Monday, January 4, 2016

Upcoming Treasures

How are we all doing? Recovered from the holiday madness? I, for one, had forgotten what a real Monday felt like, but my memory has been cruelly jogged...

Many, many things are happening here in the near future, and I'm looking forward to almost all of it! I'm not sure I'm sold on the impending lack of sleep, but I'm told that comes hand-in-hand with the baby snuggles I will definitely appreciate. Besides the looming due date, my excitement continues to build for the new Last Shadow Puppets album (they've released two goofy, uninformative trailers here and here), and there are also two books I'm really looking forward to reading as soon as they drop:

This one is coming soon, expected out January 19! Tim Powers is a very weird, very inventive author. If you're not familiar with his work, I'd highly recommend either Three Days to Never or Hide Me Among the Graves. (I've heard Declare is also amazing, but I haven't had a chance to read that one yet.) With any of his books, you accept from page 1 that this isn't real life, and then you settle in and enjoy the ride. There are ghosts, monsters, and magic in abundance. His 1992 novel, Last Call, reminded me of a hyper-violent, Vegas-centric version of Neil Gaiman's American Gods, if that provides any useful frame of reference for you. I've loved reading about the supernatural since I was a very young oddball, and Tim Powers' work feels like the grown-up version of all the ghost stories I used to gobble up like candy each time my parents took me to the library. Needless to say, I'm going to put my name on the library's wait list for this one as soon as I finish this blog post.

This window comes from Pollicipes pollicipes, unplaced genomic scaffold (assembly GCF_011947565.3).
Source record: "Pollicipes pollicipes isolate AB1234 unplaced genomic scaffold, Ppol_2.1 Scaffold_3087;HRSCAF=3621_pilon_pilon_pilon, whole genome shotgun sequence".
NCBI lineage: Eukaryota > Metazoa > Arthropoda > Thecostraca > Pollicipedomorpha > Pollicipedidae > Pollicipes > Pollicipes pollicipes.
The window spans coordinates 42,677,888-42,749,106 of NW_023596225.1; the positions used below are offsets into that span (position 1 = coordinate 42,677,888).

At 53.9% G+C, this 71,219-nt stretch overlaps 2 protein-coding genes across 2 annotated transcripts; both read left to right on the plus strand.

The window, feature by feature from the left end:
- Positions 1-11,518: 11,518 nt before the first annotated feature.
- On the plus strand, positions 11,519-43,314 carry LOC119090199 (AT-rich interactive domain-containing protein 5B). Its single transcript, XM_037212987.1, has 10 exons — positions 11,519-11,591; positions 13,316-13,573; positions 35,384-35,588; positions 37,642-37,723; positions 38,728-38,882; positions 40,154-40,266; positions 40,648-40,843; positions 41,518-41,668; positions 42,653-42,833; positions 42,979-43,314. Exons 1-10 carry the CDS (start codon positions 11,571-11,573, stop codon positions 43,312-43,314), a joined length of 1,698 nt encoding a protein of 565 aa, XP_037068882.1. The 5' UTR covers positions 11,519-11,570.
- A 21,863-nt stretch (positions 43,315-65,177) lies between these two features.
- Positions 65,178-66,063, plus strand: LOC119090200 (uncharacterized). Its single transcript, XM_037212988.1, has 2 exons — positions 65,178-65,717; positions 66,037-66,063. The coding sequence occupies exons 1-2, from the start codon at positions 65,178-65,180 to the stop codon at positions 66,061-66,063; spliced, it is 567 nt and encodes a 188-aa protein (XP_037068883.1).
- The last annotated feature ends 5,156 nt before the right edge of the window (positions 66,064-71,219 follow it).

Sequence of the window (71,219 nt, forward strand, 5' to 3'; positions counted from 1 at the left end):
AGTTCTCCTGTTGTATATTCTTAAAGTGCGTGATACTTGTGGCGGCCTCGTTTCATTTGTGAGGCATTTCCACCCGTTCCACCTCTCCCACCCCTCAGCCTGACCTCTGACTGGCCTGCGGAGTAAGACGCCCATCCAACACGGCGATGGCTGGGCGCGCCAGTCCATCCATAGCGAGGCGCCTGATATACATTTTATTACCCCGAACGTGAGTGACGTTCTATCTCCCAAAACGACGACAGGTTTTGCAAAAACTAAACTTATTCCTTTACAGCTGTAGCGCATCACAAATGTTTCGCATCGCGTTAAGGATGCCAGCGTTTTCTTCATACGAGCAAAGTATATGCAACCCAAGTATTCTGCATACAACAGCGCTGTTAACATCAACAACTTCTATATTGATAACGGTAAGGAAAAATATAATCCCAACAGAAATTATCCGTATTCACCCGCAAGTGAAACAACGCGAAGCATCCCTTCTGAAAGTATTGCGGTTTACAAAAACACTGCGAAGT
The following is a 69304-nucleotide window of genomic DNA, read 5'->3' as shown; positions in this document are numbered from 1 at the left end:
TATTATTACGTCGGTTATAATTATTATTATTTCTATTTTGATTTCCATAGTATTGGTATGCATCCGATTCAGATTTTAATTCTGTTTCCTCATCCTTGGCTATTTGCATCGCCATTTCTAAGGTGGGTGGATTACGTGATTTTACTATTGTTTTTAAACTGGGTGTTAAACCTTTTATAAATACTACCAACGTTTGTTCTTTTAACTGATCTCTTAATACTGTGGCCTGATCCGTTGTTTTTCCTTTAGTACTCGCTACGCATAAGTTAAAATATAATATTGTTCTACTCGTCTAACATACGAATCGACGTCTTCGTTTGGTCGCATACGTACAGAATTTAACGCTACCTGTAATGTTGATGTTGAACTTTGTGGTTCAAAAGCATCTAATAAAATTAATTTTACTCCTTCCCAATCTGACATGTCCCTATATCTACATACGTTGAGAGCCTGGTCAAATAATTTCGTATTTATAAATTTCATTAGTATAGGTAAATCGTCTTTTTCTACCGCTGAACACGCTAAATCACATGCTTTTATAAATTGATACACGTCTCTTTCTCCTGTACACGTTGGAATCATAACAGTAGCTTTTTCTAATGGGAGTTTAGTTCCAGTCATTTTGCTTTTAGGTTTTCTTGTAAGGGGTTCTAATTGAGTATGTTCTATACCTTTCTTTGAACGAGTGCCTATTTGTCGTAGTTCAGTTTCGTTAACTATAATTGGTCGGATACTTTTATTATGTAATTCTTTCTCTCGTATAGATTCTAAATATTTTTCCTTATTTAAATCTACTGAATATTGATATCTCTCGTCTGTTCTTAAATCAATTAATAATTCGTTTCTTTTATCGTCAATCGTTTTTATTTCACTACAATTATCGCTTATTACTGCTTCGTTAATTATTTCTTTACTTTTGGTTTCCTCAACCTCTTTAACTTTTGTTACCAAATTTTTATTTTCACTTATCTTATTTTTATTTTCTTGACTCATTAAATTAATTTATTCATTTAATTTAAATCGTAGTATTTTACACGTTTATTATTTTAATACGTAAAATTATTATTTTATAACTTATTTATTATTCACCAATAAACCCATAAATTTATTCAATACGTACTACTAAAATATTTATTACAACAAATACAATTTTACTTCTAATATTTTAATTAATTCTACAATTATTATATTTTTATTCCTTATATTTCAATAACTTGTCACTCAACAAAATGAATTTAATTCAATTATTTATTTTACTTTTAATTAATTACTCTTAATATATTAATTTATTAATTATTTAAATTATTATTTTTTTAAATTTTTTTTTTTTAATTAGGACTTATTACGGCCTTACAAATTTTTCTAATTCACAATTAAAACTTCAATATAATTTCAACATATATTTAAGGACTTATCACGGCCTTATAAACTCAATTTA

Also a master of the fantasy novel, Justin Cronin's third book of The Passage trilogy is due out this May. If you don't mind a little (okay, a full ton) of gore, this trilogy is epic. The books are huge, and the characters are widely varied and compelling. The villains are....sort of vampires, definitely genetic experiments gone horribly wrong. Take it as a cautionary tale of why the government should probably not try and manipulate human DNA to create perfect, nearly indestructible weapons. The risks outweigh the rewards.

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